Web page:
Each December a series of tiny treasures arrive in my mailbox. A Cat Lovers Against the Bomb calendar. A refrigerator magnet from my favorite cinema. Return address labels with snowflakes. Gifts from good causes all hoping to receive a return gift from me. I love making lists, so the penguin and reindeer notepad was about to be saved from the recycle bin when I noticed the personalization, “The Koenig Family, 1266 South 13th Street.”
A subtle sadness washed over me as I thought, “No family lives at this address.”
“Family” for me has long equaled a husband and children living under one roof. And this connection of beliefs took my neurons down an instant path to a bit of the blues.
The truth: My living without a husband or children is not sad.
I get to have my beautiful home all to myself. Every color on a wall, rug on a floor, pot on a rack, and blanket on my bed is of my choosing. Every project on the dining room table and jar on the kitchen counter is there without guilt. Even the temperature of the thermostat on a cold December night is mine alone to choose, and no one can complain if I play each and every one of the hundreds of songs in my Christmas collection…thrice.
The truth: I have many families.
I have my children. Although they were not with me for Thanksgiving, they will be at my dining room table in twenty days (Yep, I’m counting).
I have my birth family. Four brothers, two sisters, two nieces, six nephews, and a slew of “grands” and “laws”. It’s enough to make a person feel greedy!
I have my office family. They greet me with a smile at the start my days, notice my new shoes, and have passed me a tissue for my tears countless times over the years.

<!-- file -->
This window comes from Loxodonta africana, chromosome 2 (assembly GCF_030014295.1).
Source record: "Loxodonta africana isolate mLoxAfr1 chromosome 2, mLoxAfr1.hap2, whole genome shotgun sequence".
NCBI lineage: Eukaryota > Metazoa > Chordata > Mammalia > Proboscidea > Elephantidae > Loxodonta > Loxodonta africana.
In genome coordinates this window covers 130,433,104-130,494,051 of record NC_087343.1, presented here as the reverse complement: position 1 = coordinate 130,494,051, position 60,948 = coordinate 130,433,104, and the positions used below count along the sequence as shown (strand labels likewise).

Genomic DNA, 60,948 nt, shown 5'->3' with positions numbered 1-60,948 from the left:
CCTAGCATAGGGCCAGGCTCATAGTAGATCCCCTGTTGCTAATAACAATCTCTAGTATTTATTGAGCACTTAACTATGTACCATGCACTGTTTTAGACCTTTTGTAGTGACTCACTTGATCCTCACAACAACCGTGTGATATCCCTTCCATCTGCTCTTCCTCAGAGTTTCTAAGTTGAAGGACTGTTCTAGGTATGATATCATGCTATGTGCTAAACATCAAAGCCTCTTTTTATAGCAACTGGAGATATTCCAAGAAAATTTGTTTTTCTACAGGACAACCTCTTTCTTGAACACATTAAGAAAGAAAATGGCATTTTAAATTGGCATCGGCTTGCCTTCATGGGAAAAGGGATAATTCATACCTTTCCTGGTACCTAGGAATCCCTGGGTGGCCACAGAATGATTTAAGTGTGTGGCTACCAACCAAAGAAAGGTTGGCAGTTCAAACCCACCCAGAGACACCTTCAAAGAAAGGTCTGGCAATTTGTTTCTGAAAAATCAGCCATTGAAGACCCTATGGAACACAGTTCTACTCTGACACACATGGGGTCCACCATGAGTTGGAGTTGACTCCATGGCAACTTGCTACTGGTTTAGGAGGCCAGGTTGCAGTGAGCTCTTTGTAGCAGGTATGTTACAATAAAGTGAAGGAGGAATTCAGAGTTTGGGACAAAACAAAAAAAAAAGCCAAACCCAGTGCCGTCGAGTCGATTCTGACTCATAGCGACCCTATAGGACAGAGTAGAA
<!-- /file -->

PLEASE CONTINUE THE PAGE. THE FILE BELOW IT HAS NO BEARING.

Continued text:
I have my community family. They are ever present for me when I long to gather to celebrate, advocate, or meditate.
I have my family of friends. They bring me flowers. I bring them soup. We share memories, laughter, and love year after year.
I often remind myself that I don’t believe every thought I get. Just because I think it doesn’t make it true. I may think a thought that causes me to suffer (“No family lives here. That’s sad”). Then I do, I know it’s an opportunity to examine my thought to see whether or not it’s even true.
For a while I allowed three little words “The Koenig Family” to take away my joy of the day. Instead I can recognize the truth, and it fills me with appreciation of both the luxury of having none of them living at 1266 South 13th Street while having all of them blessing my life beyond measure.
I may be writing one more end of year donation check to give my thanks to the folks who gifted me this precious reminder delivered by Rudolph.